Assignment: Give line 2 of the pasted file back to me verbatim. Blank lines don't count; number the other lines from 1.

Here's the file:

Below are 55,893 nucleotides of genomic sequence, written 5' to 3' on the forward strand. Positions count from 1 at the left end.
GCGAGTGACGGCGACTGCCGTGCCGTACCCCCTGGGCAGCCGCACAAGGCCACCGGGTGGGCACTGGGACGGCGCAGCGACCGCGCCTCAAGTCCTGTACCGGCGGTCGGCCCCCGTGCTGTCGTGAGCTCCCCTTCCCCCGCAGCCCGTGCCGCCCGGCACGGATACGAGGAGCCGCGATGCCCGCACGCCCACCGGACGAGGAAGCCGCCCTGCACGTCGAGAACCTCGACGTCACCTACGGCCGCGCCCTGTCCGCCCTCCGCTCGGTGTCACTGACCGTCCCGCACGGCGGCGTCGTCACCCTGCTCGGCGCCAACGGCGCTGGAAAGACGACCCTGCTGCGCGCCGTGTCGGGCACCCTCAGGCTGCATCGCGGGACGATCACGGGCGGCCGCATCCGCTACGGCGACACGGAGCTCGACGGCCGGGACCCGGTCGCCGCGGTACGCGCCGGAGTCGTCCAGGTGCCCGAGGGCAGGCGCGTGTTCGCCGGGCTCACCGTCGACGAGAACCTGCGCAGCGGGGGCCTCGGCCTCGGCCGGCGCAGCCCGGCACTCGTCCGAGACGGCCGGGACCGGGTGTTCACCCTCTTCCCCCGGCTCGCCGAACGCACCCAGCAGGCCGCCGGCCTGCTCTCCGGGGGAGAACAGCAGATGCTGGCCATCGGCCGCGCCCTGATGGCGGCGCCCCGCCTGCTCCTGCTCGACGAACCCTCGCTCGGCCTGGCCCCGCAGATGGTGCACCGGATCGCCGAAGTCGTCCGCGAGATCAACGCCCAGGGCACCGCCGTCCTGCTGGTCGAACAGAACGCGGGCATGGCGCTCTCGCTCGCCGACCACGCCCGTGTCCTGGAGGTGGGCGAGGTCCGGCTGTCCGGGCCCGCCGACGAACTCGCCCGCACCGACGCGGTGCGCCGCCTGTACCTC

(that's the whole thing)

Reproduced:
GCGAGTGACGGCGACTGCCGTGCCGTACCCCCTGGGCAGCCGCACAAGGCCACCGGGTGGGCACTGGGACGGCGCAGCGACCGCGCCTCAAGTCCTGTACCGGCGGTCGGCCCCCGTGCTGTCGTGAGCTCCCCTTCCCCCGCAGCCCGTGCCGCCCGGCACGGATACGAGGAGCCGCGATGCCCGCACGCCCACCGGACGAGGAAGCCGCCCTGCACGTCGAGAACCTCGACGTCACCTACGGCCGCGCCCTGTCCGCCCTCCGCTCGGTGTCACTGACCGTCCCGCACGGCGGCGTCGTCACCCTGCTCGGCGCCAACGGCGCTGGAAAGACGACCCTGCTGCGCGCCGTGTCGGGCACCCTCAGGCTGCATCGCGGGACGATCACGGGCGGCCGCATCCGCTACGGCGACACGGAGCTCGACGGCCGGGACCCGGTCGCCGCGGTACGCGCCGGAGTCGTCCAGGTGCCCGAGGGCAGGCGCGTGTTCGCCGGGCTCACCGTCGACGAGAACCTGCGCAGCGGGGGCCTCGGCCTCGGCCGGCGCAGCCCGGCACTCGTCCGAGACGGCCGGGACCGGGTGTTCACCCTCTTCCCCCGGCTCGCCGAACGCACCCAGCAGGCCGCCGGCCTGCTCTCCGGGGGAGAACAGCAGATGCTGGCCATCGGCCGCGCCCTGATGGCGGCGCCCCGCCTGCTCCTGCTCGACGAACCCTCGCTCGGCCTGGCCCCGCAGATGGTGCACCGGATCGCCGAAGTCGTCCGCGAGATCAACGCCCAGGGCACCGCCGTCCTGCTGGTCGAACAGAACGCGGGCATGGCGCTCTCGCTCGCCGACCACGCCCGTGTCCTGGAGGTGGGCGAGGTCCGGCTGTCCGGGCCCGCCGACGAACTCGCCCGCACCGACGCGGTGCGCCGCCTGTACCTC